- Open Access
The efficacy and safety of pharmacological treatments for lymphangioleiomyomatosis
Respiratory Research volume 21, Article number: 55 (2020)
Lymphangioleiomyomatosis (LAM) is a rare, low-grade multisystem neoplastic disease. Most LAM patients are at a high risk of losing lung function at an accelerated rate and developing progressive dyspnea. Recently, several studies have reported their experience with pharmacological treatments for LAM. Therefore, we conducted a systematic review and meta-analysis to assess the efficacy and safety of these therapies.
PubMed (Medline), EMBASE, Cochrane Library, Web of Science and EBSCO Host were searched (until March 31, 2019) for eligible prospective studies regarding LAM patients treated with pharmacological treatments. Random effect models were used for quantitative analysis.
Fourteen prospective studies regarding five pharmacological treatments (including sirolimus, everolimus, doxycycline, triptorelin, and a combination therapy of sirolimus and hydroxychloroquine) were enrolled in our systematic review, and ten of them were used for the meta-analysis. Seven prospective studies reported that sirolimus was effective at improving or stabilizing lung function and alleviating renal angiomyolipoma (AML) in LAM patients. Subsequent quantitative analyses showed that during sirolimus treatment, the pooled values of lung function and 6-min walk distance (6MWD) were not significantly changed (P > 0.05), with the pooled response rate of AML being 0.62 (95% confidence intervals [CIs]: 0.43 to 0.82, I2 = 65%). Regarding everolimus, three prospective studies reported similar effects to those of sirolimus with regard to preserving lung function and reducing AMLs. The meta-analysis showed that the changes in lung function during everolimus treatment were not statistically significant (P > 0.05), while the pooled response rate of AML was 0.78 (95% CI: 0.68 to 0.88, I2 = 8%). Neither the qualitative nor the quantitative results confirmed the benefits of doxycycline or triptorelin treatment, and the effects of the combination therapy were unclear in LAM patients. Most of the adverse events during pharmacological treatments were low or moderate grade and tolerable.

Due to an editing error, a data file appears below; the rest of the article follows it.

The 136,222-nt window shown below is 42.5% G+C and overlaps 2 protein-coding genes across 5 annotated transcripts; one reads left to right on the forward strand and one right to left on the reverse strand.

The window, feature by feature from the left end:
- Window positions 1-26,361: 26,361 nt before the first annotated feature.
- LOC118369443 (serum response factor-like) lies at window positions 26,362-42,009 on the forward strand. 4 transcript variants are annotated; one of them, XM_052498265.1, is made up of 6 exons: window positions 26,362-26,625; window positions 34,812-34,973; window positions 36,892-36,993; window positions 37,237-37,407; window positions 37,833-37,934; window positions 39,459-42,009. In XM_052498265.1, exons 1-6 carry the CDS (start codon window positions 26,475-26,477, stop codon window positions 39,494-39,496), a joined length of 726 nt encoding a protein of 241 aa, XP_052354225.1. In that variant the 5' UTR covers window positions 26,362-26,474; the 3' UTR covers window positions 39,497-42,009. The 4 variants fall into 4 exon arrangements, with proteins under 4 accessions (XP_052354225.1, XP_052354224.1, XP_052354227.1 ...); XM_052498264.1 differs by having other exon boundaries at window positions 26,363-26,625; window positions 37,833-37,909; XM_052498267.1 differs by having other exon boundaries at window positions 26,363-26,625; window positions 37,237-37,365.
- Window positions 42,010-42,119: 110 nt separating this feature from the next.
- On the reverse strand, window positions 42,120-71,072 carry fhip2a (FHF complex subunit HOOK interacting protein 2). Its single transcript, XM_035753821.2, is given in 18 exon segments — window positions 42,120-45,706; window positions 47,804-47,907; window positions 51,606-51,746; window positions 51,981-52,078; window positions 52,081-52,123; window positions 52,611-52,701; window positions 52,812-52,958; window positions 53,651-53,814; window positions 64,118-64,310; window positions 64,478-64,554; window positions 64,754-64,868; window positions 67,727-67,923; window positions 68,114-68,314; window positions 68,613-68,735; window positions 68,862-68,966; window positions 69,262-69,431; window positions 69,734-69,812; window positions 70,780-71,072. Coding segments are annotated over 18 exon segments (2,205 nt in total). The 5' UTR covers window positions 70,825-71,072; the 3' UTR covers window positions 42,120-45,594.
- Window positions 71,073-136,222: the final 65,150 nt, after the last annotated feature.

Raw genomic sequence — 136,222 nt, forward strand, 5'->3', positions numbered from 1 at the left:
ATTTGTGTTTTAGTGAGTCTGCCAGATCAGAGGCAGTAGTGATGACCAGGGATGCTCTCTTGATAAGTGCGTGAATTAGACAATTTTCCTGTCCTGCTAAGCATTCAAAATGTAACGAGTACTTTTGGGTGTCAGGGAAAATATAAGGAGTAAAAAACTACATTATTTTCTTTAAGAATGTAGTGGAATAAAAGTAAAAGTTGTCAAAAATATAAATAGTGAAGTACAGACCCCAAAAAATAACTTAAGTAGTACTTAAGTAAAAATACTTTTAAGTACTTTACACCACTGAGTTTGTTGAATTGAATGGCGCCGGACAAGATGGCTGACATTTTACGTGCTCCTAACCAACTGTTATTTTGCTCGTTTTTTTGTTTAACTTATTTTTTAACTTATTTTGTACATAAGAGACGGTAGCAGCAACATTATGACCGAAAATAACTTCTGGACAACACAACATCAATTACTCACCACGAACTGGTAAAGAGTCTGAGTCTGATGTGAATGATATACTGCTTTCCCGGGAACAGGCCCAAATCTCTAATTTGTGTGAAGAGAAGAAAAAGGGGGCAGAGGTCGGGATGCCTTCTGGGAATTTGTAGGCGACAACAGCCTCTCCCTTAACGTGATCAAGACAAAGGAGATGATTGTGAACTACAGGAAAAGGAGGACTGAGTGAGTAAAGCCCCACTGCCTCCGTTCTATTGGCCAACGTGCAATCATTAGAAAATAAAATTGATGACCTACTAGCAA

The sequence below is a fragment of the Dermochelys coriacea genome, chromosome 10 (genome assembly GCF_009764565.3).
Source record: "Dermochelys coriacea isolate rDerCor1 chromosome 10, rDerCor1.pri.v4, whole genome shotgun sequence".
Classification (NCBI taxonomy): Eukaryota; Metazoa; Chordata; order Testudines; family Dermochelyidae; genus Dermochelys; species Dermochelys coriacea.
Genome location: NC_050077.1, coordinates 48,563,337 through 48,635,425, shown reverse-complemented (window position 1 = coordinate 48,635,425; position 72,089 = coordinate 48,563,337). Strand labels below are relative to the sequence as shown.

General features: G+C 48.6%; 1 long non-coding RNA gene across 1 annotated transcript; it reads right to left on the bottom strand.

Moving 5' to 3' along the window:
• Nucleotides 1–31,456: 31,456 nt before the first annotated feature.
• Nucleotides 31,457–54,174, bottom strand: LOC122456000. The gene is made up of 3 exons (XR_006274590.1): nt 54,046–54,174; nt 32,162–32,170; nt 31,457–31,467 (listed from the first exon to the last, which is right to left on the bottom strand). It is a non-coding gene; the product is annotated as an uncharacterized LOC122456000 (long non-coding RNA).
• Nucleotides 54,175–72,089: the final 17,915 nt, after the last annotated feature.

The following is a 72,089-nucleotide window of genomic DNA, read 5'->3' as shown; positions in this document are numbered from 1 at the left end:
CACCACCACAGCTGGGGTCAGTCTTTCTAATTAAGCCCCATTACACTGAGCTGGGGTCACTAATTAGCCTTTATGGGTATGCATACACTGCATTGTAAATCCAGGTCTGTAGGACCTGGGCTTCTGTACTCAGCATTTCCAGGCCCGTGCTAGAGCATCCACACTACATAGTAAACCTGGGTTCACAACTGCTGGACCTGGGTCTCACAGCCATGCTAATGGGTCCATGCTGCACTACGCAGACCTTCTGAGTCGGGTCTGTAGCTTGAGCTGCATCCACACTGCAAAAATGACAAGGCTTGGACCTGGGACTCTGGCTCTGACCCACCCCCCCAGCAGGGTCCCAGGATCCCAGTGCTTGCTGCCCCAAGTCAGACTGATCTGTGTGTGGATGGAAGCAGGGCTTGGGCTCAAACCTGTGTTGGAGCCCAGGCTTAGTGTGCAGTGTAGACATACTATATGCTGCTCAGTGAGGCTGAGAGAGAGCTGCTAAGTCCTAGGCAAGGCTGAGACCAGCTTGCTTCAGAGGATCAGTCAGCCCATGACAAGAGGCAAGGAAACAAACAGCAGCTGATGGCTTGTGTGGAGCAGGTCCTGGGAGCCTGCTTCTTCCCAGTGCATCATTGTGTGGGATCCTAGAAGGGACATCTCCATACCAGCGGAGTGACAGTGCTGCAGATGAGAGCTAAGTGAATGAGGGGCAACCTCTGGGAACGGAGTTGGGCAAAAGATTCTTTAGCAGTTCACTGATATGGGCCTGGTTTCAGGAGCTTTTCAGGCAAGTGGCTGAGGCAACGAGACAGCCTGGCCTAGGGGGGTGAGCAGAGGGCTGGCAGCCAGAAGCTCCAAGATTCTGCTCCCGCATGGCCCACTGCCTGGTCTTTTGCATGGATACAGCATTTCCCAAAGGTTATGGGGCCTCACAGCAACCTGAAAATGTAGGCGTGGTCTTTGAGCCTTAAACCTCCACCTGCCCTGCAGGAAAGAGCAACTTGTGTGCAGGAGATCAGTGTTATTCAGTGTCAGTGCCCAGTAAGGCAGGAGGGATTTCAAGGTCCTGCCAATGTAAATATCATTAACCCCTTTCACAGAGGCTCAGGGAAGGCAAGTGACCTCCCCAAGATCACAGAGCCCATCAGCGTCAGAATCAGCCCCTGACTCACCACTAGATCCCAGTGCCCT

Overall, sirolimus and everolimus were recommended for the treatment of LAM because they could stabilize lung function and alleviate renal AML. Doxycycline and triptorelin were not recommended for the treatment of LAM because no beneficial outcomes were consistently observed. The efficacy and safety of combination therapy remain to be further explored.